The amusement park season is almost over again for the year — but the debates about brain safety and roller coasters are still going on. There’s an ongoing worry that gravitational forces (g-forces) from roller coasters are causing brain damage — the fear has been enough to cause New Jersey to limit how much gravitational force a roller coaster can exert on someone.
Do high-velocity roller coasters put people at unnecessary risk of traumatic brain injuries (TBIs)? Could the rides just be getting a bad rap — an undeserved reputation for danger?
Studies done on three groups of people — those on roller coaster rides with significant g-forces involved, those in car accidents where they were hit by someone driving 5 mph and people struck in the head during a pillow fight — were all studied. All three actions produce some of the same head motions, but all three events — which each produced intense physical reactions — still fell below what scientists expect to see in order to actually cause a TBI.
It’s important to note, however, that while the risk of a TBI on a roller coaster is probably less than the risk you’re taking just driving to the park itself, that doesn’t mean that the risk is zero.
Further studies may also be needed to determine just how much damage the brain might be receiving from the rapid acceleration of g-forces alone.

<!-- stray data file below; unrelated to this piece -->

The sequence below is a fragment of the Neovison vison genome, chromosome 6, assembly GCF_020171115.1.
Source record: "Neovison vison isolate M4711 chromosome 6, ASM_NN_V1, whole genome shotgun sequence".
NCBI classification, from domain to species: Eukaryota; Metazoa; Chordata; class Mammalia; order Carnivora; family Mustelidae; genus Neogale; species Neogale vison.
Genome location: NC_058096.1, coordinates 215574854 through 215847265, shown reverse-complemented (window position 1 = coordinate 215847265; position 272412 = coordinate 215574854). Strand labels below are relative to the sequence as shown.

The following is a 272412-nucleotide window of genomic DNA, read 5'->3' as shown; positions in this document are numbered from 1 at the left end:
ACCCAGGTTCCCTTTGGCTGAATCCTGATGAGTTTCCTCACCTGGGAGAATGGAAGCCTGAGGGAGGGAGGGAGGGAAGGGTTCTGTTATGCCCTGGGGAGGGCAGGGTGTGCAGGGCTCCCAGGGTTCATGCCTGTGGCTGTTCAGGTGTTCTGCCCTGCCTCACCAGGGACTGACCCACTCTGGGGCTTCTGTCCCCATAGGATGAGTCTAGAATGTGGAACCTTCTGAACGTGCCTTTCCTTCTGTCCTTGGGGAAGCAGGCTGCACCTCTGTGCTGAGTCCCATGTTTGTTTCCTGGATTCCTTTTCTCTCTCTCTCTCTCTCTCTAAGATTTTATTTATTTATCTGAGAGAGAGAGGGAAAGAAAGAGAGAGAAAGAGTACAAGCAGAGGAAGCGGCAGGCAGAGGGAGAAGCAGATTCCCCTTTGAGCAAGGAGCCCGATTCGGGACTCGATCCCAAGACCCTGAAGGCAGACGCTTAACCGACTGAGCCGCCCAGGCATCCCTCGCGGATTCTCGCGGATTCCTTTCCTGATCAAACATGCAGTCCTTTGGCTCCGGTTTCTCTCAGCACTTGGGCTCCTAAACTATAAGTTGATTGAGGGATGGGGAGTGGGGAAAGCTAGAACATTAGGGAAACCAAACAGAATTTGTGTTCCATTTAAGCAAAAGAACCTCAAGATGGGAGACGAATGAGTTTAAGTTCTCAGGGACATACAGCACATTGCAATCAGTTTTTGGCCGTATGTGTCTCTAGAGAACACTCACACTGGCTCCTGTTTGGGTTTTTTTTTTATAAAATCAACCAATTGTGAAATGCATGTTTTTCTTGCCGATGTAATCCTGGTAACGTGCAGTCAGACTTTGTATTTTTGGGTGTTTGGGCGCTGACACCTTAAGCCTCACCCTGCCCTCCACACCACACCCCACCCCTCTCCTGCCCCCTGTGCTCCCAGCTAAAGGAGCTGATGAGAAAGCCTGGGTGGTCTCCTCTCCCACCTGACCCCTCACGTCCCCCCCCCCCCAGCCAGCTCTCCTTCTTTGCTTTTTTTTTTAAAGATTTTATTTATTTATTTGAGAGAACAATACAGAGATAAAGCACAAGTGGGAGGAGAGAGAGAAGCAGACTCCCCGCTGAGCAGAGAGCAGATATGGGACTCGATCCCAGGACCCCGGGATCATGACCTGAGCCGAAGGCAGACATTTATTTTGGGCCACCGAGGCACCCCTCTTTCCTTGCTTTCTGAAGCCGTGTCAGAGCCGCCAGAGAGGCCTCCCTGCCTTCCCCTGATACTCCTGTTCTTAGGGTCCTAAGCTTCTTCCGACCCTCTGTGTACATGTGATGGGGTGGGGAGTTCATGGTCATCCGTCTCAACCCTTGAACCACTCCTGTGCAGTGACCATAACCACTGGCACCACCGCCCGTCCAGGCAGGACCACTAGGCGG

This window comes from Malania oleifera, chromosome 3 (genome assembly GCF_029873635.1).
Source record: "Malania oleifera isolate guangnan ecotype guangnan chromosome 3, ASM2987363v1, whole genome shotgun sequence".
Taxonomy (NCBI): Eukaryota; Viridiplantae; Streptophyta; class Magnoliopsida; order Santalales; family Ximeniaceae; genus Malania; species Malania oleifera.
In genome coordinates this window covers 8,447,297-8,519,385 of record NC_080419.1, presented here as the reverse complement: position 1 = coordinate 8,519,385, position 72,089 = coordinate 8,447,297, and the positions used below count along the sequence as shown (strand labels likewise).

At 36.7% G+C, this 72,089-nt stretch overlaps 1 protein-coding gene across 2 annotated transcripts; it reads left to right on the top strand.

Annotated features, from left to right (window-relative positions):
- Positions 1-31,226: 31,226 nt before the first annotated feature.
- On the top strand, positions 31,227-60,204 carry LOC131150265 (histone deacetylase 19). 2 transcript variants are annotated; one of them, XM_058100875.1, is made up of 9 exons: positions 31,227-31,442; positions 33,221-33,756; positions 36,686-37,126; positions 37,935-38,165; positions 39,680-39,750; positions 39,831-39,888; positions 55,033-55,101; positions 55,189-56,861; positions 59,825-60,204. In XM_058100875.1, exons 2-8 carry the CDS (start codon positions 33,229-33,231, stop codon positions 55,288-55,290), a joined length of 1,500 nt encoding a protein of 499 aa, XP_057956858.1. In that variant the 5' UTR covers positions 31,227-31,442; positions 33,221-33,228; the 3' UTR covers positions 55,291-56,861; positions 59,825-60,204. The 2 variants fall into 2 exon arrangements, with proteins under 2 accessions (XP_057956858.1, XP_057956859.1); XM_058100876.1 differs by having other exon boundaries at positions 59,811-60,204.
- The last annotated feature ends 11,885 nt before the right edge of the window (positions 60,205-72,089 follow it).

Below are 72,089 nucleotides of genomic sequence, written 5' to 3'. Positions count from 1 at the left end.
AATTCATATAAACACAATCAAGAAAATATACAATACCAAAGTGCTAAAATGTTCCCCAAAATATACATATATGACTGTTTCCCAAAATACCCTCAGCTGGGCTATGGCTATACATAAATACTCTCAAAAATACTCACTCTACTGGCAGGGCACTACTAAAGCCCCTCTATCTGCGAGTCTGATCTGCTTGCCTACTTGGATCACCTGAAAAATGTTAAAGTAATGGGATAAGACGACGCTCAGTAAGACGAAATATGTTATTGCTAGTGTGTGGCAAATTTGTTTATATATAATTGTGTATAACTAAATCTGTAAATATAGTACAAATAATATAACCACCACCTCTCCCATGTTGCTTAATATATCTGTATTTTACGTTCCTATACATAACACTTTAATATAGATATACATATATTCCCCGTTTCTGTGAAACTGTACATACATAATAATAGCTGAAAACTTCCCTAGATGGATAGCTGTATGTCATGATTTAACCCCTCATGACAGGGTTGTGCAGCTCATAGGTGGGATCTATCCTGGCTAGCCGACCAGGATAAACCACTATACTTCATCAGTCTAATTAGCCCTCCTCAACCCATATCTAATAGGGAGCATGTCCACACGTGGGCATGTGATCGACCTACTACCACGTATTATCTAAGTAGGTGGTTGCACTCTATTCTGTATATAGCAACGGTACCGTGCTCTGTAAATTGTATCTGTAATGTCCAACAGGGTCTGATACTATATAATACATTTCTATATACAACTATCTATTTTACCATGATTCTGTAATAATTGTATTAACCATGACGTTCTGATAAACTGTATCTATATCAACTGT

In the meantime, experts do say some people should probably skip roller coaster rides:
- Those who have suffered a previous stroke
- Those with high blood pressure
- Those with previous spinal injuries
- Those who have already suffered a TBI
In addition, it’s important to take precautions. If anyone in your group gets off a roller coaster ride feeling dizzy, sick, disoriented or experiencing a sudden headache, notify the park authorities and seek medical attention immediately.
If you or someone you love has suffered a TBI, it’s wise to talk to an attorney about the possibility of a lawsuit in order to protect your rights.
Source: ABC News, “Can Fast Roller Coasters Cause Brain Injury?,” accessed Aug. 31, 2017